If you want to capture the rich information offered by all 5 semantic spaces, you can use either the mean SemDis score across the 5 spaces, termed, SemDis_MEAN or you can use SemDis_factor scores. The primary advantage to using these composite scores is that they are robust to idiosyncratic differences between each semantic model, so the scores should be more generalizable across text applications. However, both should be used with caution as they each have inherent limitations. The main limitations of SemDis_factor scores is that the factor model may not converge producing inaccurate estimates, require more observations for higher reliability (minimum, n = 50), all scores are computed relative to other scores in the dataset, and the range of scores vary based on sample size and other factors making the scores difficult to interpret. In contrast, SemDis_MEAN scores are independent of sample size and any other sample characteristic (e.g., variance), the scores are absolute in that they are not computed relative to other scores, and the scale is easier to interpret as they are the same across nearly any data set (always 0 - 2). The main limitation of SemDis_MEAN scores is that each semantic space can produce higher or lower scores and / or variance. The consequence is that a single semantic space could dominate the SemDis_MEAN score because it has higher variability or higher values generally. Generally, we have not found a substantial bias due to a single semantic space in SemDis_MEAN scores, but it should be used with caution. In addition, if the absolute value SemDis_factor scores are much greater than 1, then the confirmatory factor analysis model did not likely converge. In this case, do not interpret the factor scores and instead use the SemDis_MEAN composite or a single semantic space score like cbowsubtitle or glove.Let's compare scores when we upload both the common and creative conditions simultaneously (in the SemDis tutorial data both conditions.csv file ) vs. uploading each condition in separate data files. Above we uploaded the both conditions data file and found the following SemDis scores for id 331 and id 141.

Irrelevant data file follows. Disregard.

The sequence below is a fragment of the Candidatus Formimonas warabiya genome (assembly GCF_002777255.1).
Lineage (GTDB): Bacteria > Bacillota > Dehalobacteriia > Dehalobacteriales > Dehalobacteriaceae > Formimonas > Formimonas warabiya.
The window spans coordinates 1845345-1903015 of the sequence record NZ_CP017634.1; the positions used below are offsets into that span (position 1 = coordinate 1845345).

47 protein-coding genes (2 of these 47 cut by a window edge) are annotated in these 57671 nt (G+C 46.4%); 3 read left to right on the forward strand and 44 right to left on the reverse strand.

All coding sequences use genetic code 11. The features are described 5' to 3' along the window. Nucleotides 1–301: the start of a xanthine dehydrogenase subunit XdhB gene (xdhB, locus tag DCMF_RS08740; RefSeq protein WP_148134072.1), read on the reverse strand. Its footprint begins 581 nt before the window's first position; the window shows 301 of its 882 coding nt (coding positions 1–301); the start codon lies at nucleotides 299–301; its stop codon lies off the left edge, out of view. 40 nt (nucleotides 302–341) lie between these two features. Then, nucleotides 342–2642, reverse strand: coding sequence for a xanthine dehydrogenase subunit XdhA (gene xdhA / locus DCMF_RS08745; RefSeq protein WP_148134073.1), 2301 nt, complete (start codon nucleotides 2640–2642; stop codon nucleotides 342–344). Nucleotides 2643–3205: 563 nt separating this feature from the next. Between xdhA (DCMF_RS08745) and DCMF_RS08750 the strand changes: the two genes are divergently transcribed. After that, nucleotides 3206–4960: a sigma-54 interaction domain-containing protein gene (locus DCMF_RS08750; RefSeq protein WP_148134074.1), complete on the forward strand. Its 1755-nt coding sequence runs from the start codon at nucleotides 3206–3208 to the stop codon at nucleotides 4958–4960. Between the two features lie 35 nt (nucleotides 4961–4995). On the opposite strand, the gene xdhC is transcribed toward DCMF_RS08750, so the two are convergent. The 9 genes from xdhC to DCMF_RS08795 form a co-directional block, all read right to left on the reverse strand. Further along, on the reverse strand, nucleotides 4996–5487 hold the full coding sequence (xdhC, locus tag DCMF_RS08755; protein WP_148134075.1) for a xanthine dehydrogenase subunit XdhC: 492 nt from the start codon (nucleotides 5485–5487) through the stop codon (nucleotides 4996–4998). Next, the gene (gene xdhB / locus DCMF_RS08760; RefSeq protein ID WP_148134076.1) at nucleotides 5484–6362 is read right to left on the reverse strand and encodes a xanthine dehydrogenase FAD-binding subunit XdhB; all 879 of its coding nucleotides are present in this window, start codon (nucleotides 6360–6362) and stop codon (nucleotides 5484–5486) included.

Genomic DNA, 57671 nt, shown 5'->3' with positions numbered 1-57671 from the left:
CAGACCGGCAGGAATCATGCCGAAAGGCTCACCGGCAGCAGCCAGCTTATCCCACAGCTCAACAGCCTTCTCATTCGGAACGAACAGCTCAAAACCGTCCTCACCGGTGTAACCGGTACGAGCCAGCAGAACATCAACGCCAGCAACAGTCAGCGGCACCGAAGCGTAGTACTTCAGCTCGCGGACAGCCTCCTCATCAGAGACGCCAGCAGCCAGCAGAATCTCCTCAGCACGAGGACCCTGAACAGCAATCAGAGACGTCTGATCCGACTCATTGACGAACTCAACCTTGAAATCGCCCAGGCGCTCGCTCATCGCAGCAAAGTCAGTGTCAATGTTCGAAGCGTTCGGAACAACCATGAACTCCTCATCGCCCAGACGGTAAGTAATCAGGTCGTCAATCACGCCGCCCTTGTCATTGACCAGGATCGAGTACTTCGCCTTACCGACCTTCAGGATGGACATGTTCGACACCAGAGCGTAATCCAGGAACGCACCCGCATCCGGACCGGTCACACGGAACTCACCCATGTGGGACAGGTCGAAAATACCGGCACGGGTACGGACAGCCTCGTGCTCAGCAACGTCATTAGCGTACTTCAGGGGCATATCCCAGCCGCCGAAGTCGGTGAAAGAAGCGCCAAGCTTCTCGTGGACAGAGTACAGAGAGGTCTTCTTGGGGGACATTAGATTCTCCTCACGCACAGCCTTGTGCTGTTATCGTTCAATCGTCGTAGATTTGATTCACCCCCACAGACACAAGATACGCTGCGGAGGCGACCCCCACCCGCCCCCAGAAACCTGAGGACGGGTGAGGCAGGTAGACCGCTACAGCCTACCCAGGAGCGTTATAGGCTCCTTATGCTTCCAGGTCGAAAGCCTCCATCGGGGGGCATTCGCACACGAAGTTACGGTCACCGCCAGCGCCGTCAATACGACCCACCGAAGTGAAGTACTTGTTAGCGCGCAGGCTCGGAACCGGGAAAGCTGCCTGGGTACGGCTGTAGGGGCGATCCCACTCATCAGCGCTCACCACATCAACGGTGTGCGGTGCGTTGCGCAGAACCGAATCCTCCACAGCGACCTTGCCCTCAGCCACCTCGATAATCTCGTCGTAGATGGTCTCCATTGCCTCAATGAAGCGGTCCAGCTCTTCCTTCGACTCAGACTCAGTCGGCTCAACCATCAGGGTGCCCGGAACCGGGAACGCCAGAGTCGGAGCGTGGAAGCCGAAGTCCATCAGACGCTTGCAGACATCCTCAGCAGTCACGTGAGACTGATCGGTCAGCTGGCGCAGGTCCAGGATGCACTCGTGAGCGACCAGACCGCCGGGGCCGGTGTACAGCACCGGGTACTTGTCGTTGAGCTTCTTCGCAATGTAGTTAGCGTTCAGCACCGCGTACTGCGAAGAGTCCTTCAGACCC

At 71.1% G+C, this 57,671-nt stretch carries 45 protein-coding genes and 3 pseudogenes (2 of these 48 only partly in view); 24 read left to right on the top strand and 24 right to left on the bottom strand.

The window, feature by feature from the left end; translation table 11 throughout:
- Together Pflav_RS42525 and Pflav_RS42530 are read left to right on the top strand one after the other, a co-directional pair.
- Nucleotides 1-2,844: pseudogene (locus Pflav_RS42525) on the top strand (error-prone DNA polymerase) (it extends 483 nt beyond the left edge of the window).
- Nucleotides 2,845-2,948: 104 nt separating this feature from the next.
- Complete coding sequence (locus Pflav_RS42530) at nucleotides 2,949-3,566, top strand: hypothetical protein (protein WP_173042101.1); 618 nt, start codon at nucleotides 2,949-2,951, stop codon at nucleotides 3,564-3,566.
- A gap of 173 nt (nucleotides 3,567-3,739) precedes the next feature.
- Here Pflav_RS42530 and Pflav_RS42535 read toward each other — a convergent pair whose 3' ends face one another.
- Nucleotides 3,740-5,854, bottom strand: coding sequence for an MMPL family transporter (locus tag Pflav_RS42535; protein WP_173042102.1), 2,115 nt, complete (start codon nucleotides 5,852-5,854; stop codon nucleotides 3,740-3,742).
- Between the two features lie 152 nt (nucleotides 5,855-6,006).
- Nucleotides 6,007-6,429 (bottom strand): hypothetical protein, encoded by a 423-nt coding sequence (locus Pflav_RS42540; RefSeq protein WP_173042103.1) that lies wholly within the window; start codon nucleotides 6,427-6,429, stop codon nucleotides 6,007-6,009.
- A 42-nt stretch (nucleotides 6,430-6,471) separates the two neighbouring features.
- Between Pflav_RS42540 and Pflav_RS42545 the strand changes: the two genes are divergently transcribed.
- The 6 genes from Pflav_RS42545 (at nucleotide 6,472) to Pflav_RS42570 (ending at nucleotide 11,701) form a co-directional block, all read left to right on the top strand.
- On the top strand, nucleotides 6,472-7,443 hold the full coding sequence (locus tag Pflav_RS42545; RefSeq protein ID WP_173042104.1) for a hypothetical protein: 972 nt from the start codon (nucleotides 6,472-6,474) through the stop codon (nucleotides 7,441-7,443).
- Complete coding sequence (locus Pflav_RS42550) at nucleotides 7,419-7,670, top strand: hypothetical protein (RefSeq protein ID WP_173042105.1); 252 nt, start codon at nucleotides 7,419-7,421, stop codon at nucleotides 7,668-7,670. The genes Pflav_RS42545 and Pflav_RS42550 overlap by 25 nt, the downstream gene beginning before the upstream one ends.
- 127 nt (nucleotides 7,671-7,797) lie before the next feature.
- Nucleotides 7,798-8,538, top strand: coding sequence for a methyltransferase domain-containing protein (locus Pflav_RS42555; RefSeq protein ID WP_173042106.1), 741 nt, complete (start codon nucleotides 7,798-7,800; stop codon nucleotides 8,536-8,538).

id = 331
SemDis_cbowukwacsubtitle_nf_m model = 0.87596
SemDis_glove_nf_m = 0.85619
SemDis_factor score = 0.0041
SemDis_MEAN = 0.92306
id = 141
SemDis_cbowukwacsubtitle_nf_m model = 0.76529